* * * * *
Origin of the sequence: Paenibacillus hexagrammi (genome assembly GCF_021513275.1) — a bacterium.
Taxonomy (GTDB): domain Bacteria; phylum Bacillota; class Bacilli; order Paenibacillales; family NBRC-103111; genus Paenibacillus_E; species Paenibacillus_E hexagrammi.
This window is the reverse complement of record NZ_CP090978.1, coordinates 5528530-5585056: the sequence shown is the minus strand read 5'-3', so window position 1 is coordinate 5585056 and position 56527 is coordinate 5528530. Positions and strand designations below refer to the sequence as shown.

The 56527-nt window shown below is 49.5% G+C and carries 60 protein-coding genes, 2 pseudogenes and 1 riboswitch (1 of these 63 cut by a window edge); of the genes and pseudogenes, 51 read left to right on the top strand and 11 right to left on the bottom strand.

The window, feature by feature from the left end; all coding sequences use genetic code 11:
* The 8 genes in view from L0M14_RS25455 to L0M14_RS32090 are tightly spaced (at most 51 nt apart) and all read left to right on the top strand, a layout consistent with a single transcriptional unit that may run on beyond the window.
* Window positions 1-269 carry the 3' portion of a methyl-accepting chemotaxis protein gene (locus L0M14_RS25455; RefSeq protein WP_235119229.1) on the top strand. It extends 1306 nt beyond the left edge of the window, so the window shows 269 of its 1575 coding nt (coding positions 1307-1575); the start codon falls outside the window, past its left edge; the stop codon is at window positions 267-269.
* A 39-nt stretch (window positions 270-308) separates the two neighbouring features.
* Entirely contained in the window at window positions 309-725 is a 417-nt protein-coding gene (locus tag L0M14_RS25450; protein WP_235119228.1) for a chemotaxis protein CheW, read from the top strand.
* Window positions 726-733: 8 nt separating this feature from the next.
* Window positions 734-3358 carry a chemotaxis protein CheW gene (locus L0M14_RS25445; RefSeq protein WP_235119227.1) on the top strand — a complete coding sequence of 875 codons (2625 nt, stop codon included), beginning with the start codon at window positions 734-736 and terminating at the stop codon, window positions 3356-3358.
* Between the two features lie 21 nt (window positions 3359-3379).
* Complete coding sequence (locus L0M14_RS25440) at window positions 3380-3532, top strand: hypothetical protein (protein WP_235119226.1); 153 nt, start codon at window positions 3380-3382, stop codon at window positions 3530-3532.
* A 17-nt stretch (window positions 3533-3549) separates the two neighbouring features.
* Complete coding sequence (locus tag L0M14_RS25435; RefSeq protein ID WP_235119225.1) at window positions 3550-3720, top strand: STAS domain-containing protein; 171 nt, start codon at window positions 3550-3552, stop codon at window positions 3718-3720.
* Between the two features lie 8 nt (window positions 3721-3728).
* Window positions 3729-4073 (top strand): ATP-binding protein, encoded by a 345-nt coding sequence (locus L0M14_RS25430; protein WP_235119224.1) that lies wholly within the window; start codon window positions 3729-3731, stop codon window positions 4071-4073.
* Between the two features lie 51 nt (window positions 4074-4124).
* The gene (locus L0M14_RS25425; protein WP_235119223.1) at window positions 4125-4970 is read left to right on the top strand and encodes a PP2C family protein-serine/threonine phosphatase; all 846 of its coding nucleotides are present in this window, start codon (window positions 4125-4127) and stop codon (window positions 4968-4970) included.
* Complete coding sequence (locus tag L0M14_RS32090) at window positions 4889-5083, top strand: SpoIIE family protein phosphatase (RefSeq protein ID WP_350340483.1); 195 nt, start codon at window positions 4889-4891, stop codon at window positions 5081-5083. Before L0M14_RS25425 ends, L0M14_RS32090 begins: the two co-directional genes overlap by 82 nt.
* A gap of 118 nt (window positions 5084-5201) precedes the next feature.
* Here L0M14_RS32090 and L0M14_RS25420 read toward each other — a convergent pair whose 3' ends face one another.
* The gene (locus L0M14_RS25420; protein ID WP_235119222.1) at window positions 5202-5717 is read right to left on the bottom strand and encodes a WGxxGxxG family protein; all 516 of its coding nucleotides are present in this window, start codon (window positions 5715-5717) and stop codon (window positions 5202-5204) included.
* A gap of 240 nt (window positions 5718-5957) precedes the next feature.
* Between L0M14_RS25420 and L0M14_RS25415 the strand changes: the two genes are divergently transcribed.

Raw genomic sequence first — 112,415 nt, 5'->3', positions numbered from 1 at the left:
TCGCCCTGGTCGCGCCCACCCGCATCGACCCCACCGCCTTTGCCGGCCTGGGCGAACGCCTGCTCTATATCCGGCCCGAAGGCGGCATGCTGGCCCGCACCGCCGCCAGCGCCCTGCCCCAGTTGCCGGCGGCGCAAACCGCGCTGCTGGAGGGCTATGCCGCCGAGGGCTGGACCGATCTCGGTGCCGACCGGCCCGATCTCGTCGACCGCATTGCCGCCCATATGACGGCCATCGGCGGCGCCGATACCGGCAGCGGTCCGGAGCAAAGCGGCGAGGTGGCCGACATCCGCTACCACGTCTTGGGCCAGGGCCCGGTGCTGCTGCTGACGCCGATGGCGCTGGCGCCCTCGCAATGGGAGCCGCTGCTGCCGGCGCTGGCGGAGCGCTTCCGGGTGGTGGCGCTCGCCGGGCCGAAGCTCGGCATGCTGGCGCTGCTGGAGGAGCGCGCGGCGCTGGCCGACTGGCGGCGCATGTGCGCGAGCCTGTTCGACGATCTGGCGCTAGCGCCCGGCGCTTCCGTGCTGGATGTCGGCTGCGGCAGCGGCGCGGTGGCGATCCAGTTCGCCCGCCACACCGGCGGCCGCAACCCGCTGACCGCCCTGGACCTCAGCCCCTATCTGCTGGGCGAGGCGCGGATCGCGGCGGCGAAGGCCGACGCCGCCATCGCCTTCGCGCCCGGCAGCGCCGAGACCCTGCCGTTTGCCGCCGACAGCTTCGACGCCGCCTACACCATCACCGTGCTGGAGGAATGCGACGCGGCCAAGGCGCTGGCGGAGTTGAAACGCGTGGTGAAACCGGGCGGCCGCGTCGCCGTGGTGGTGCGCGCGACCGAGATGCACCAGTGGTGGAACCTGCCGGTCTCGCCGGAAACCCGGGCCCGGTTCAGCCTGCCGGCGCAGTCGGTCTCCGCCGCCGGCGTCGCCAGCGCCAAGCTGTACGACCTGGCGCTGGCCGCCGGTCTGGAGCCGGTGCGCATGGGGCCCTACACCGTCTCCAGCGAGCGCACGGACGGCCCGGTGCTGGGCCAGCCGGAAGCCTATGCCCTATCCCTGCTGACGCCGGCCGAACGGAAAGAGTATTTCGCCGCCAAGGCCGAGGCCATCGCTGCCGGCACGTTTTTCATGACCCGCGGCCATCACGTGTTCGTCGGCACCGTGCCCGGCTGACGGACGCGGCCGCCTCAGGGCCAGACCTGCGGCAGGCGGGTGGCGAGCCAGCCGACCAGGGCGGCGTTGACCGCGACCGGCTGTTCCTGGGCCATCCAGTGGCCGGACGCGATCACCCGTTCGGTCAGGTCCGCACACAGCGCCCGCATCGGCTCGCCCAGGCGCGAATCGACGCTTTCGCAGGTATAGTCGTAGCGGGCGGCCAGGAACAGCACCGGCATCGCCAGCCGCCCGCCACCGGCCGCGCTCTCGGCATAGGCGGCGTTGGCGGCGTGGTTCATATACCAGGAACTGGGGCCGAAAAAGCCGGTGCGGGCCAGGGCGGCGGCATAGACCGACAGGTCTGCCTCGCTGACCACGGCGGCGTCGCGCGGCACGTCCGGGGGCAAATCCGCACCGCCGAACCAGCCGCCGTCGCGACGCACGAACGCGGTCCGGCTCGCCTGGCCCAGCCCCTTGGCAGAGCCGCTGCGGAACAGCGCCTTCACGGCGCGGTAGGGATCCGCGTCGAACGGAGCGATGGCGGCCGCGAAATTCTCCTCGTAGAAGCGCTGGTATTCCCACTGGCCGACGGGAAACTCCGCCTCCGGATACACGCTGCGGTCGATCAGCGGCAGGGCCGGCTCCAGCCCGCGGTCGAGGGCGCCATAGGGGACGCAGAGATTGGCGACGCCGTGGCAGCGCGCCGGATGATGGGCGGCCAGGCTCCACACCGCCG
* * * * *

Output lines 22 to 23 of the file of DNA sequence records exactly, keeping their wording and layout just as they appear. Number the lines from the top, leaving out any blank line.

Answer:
* Here L0M14_RS32090 and L0M14_RS25420 read toward each other — a convergent pair whose 3' ends face one another.
* The gene (locus L0M14_RS25420; protein ID WP_235119222.1) at window positions 5202-5717 is read right to left on the bottom strand and encodes a WGxxGxxG family protein; all 516 of its coding nucleotides are present in this window, start codon (window positions 5715-5717) and stop codon (window positions 5202-5204) included.